The shape of the chains of keratin and the nature of the bonds in these chains are two factors that determine the shape of hair. The nature of the bonds is acquired by the root in the bulb and preserved by the hair as it grows. Nature strives for perfection right to the tips of our hair by producing an assembly that combines suppleness and strength.

Did you know?

Keratin is a surprisingly strong natural fibre. It is even stronger than an equal weight of steel!

Split ends, hair that is rough and hard to detangle... Since our sense of touch is highly advanced, we can perceive the condition of the scales of the cuticle without even really realising. If they are in a good state, then the hair feels soft. Damaged scales make the hair feel rough.

A matter of scales...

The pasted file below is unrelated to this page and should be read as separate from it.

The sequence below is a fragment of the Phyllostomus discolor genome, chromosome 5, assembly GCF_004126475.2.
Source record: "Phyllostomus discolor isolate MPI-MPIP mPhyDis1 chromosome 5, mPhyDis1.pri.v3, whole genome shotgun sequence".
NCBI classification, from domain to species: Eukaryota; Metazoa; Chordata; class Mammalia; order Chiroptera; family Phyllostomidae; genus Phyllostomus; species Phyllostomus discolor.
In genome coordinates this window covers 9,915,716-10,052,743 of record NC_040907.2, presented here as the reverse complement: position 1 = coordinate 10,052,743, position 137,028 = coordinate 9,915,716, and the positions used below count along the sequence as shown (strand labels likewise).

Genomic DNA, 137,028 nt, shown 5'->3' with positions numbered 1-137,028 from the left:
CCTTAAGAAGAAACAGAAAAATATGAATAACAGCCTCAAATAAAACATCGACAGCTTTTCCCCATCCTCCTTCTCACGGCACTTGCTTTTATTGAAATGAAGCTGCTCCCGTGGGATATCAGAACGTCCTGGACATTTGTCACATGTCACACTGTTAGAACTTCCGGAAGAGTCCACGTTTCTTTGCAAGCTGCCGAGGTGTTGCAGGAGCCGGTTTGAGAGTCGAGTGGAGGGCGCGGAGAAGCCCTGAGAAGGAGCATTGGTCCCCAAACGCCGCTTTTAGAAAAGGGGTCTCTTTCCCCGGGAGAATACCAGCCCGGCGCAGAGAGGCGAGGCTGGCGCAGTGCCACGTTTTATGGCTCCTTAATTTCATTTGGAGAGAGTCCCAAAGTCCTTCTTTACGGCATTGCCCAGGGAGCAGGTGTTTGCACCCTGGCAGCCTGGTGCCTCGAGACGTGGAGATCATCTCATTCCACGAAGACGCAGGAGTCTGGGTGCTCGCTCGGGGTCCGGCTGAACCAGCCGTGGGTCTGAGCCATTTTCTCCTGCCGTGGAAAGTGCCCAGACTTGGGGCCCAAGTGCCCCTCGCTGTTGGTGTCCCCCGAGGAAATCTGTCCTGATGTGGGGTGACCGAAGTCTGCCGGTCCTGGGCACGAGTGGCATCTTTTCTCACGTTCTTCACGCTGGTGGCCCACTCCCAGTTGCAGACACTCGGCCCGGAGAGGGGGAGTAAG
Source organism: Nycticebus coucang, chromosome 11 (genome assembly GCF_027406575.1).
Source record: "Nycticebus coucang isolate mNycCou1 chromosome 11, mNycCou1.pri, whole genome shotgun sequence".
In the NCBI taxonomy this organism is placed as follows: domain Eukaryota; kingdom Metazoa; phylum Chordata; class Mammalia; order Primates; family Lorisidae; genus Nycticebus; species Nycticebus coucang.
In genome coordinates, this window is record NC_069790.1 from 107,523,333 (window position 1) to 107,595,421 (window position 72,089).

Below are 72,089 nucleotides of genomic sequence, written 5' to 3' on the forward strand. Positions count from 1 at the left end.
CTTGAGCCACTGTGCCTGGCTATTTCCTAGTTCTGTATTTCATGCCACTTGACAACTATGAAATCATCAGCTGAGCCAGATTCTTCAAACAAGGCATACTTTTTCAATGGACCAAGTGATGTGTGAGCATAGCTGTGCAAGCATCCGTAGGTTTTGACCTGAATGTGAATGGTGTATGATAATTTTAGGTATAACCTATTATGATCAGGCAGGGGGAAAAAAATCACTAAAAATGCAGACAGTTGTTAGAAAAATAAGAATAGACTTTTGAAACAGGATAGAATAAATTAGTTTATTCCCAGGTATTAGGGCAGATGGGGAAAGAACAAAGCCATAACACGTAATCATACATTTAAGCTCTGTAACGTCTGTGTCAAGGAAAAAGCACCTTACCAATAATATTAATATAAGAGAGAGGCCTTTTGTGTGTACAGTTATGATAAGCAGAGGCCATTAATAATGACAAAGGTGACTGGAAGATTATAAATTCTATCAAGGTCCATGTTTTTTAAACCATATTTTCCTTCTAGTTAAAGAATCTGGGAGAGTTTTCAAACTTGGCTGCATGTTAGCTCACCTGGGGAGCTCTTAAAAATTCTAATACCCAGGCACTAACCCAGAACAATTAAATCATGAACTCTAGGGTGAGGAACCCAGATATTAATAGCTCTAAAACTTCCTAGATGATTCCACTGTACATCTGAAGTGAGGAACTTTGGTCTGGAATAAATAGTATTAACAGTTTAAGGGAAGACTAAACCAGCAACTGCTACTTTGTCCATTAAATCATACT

Loose scales from weakened hair become attached to the neighbouring hairs, causing the hairs to become entangled and resulting in the formation of knots that become even tighter when we try to comb them out.

Crimping hair makes use of the detachment of scales. Combing hair from the tip to the root causes the scales to become detached and the hair to become entangled, so that it keeps its crimped appearance.

The cuticle often disappears at the ends of the hairs, leaving the cortex completely exposed. Without any protection, the cortex is unable to retain any humidity and divides into small parts, or split ends.

Did you know?

Loose scales from weakened hair result in the formation of knots.

Since ancient times, a fine head of hair has been perceived as a sign of beauty that adds to a woman’s powers of seduction.

Hair... A powerful weapon of seduction through the centuries and across civilisations

Beauty, shine, softness and sometimes colour all play an essential role, not to mention the body language involved in hairstyling rituals or fingers run through hair…

Greek mythology celebrates the luxuriant hair of its goddesses, from Aphrodite concealing her nudity with her long blond hair to Venus dressing her hair surrounded by the Graces, or Ariadne seducing Bacchus with her beautiful hair floating in the wind.